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I too am a motherless daughter and a motherless mother. I lost my mother when I was 21 and she has been gone almost 12 years now. I also had to graduate from college, get my first job, meet my husband, get married and have children without my mother. And, I too have missed her so much more since I got pregnant and have had my 2 children. I wish I could talk to her everyday for encouragement and advice and just stories about when I was young...

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Hi Claire,
Very nice story. Your Mom would be very proud of you.
On the other side I grew up without a Father not by death but by divorce before I was born. he was never around when I grew up and didn't come to see me and my sister after he left. I never got into trouble and always worked hard as did my sister. We both got married and raised our children. Like you Claire I am strong and independent but there are always emotional scars from having one parent missing...

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I was touched by your post. My story is different but the aching heart of wishing my parents were still here to see my beautiful children is the same. My dad passed away 2 months before my son was born and then my mom passed away when my son was 3 years old. I long for them to be here on earth and see their grandkids and be able to spend time with them. I so feel that my kids have been cheated out of knowing their grandparents.

This post brought tears to my eyes. I have my Mom and I am blessed because she was there when I had my baby girl. She even retired early so that she could keep my daughter for me so that I would not have to send her to daycare as an infant. It's hard for me to think of my life without my Mom but I know it will happen inevitably and so I celebrate my Mom at every opportunity and make it a point to give her her flowers now...

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Beautiful! Haven't lost my mom, and can't imagine life without her. My heart goes to you for being the strong person you have become through the loss. The Lord builds us through our choices and most of the times through the tragedies we face in life. You need to hold on to your little girl and know that you are who the Lord intends you to be.....

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It always amazes me how much you can haved in common with with your neighbor, your children's bus driver, the complete stranger standing next to you in line at the market, people you chat with online. I too lost my Mom at 17,went to school, moved away, met my husband and had my first child at 27. I lost alot of contact with my mother's sisters through the yrs but recently reconnected with them...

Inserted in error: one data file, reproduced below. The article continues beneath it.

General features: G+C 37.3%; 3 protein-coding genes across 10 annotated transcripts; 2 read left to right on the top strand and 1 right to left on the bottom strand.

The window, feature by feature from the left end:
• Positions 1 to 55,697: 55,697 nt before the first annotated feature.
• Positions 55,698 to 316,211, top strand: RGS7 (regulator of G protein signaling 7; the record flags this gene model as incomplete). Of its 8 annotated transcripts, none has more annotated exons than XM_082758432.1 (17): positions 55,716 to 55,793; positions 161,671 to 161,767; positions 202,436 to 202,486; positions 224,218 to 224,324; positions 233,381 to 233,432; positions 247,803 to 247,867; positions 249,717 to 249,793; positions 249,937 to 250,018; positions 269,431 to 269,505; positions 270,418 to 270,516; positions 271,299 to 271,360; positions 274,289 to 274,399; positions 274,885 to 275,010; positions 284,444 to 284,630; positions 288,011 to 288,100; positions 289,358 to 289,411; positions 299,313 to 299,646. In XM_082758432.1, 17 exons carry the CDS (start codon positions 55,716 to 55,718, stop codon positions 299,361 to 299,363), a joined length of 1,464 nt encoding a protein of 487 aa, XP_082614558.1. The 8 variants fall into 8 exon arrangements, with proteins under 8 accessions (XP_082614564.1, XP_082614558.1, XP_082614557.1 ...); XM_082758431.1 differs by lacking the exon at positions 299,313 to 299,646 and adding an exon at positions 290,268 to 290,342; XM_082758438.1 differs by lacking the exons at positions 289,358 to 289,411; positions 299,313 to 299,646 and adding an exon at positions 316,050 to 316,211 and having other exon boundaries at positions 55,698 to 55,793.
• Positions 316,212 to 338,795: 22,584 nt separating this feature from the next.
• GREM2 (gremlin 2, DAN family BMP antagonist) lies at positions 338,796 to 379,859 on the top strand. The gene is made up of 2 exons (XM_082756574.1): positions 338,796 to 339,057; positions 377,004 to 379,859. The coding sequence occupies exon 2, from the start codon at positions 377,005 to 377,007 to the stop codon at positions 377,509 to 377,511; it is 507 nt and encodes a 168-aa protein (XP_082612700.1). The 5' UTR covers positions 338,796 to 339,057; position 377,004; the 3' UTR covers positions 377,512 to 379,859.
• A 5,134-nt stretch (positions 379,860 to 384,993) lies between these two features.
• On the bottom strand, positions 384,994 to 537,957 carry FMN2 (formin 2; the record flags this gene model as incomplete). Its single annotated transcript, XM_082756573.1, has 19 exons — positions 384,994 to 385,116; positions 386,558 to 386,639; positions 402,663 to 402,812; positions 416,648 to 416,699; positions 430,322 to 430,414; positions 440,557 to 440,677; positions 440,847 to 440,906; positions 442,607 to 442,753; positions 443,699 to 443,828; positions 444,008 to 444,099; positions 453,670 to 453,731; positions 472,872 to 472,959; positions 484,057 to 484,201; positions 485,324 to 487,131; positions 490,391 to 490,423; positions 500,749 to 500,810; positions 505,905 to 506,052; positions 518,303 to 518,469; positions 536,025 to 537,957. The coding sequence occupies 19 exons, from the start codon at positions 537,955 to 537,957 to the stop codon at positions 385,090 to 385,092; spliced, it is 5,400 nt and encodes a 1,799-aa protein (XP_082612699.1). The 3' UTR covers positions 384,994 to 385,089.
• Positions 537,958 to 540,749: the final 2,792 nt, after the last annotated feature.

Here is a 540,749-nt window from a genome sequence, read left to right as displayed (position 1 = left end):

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As I sit at my computer with tears streaming down my face, I, too am thinking of how different my life is because I lost my mother at age 21. I completely understand the feelings of loss at not having my mother with me when I graduated from college, got married and divorced and then found the love of my life and had 2 beautiful children, now 1 and 2 1/2. I wish I could have experienced pregnancy and motherhood along side my mother...

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I could have written this article also. My mother died when I was 18 and she was just 40. I am 40 now so I have now lived over half my life without my mom. The day after I graduated high school I moved 3 states away to live with my dad and step mom. I did meet my wonderful husband there and we married and have had four children of our own. Every big occasion in my life was difficult, graduation, marriage and all four babies...

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I love this!! I relate to it so much but on a different level. My mother and I don't have a healthy relationship, she's incapable of it so I've grieved much of my adulthood and motherless motherhood. The "tool box" she left me was useless. I've had relearn so many things as a mother. I love her dearly and miss her and wish for a real mother/daughter relationship so I promised myself and my girls I would stop the cycle of abuse with me.

I have a young woman in my life who is not my daughter, but I love her like a daughter. Both of her parents died by the time she was 19. We are blessed to have her in our lives. My husband walked her down the aisle when she was married, and I sat where her mother would have sat. Though it was a great honor for us, I kept thinking that it should have been HER parents there, not us! She is doing well, married to an absolutely wonderful man...